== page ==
Duke Nukem Forever

What were we waiting for, Christmas?

Game for a laugh?

There’s nothing wrong with a retro turkey shoot, of course. Serious Sam made a virtue of it by hurling countless enemies at you with varied attack patterns. But DNF's environments are too sparsely populated throughout. Every level consists of fighting half-a-dozen enemies, moving a few hundred metres forward and fighting a half-dozen more.

Duke Nukem Forever

I'm coming to get the rest of you alien bastards!

Attempts to punctuate the monotony only succeed in replacing tedious combat with equally tedious ancillary gameplay. Lengthy driving sections promise open exploration, only to funnel you up makeshift ramps over precipices before corralling you back into combat arenas.

Puzzles never evolve beyond the obvious either. Nowhere more so than when shrunk down by alien technology into mini-Duke, where a go small, find hole, go big, open switch formula is repeated ad nauseum. But the worst of all is platforming – an utterly incongruous mechanic to FPSs that should have died with Turok some fifteen years ago, but is used over and over again here.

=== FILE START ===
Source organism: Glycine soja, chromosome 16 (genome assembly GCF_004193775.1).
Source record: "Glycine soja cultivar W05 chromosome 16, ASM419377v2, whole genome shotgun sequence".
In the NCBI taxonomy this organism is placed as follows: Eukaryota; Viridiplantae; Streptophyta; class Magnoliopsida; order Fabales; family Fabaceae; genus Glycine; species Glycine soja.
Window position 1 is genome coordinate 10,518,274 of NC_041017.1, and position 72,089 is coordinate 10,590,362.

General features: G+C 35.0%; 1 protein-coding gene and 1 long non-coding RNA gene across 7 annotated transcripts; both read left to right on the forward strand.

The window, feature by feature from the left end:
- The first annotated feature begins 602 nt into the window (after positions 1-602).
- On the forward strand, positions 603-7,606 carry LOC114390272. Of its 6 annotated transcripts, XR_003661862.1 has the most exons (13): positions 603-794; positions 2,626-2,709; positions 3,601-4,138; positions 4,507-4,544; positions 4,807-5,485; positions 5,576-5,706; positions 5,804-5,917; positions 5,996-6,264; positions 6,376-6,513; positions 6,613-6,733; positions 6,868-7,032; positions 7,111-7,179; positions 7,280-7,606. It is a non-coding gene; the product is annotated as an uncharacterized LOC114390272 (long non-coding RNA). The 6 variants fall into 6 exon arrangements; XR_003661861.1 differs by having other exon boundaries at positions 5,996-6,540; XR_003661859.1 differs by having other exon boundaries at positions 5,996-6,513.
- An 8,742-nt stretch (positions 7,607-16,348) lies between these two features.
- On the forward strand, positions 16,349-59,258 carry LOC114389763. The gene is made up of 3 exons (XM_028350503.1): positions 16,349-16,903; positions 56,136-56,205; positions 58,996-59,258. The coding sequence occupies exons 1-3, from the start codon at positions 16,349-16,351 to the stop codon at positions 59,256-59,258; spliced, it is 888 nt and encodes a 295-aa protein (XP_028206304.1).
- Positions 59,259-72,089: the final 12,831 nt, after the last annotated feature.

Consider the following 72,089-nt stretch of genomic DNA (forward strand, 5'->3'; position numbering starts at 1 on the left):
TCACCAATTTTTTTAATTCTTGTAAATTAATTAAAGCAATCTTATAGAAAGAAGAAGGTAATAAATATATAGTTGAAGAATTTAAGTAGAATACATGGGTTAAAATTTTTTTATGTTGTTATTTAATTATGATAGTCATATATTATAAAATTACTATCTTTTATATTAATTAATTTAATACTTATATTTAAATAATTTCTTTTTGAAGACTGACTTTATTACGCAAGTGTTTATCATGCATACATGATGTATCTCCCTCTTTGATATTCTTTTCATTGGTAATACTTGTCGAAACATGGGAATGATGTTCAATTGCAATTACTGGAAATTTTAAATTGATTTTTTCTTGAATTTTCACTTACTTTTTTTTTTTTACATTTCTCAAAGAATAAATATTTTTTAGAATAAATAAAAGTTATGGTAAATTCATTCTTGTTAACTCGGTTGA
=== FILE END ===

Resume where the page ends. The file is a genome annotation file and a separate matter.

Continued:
Duke Nukem Forever

Mental, time for a shrink

Anyone hoping that Duke's legendary humour might enliven gameplay will be sorely disappointed. Granted, the game provides occasional chuckles. Even the most urbane gamer will struggle to keep a straight face during mini-Duke's shootout across the shelves of a diner storeroom, where cover comes in the form of ketchup and mustard tubs and cans of Heinous Anus' Baked Beans. And where else can you increase your health bar by getting sucked off through the glory hole of a squalid strip club toilet? – I have to test everything, you understand.

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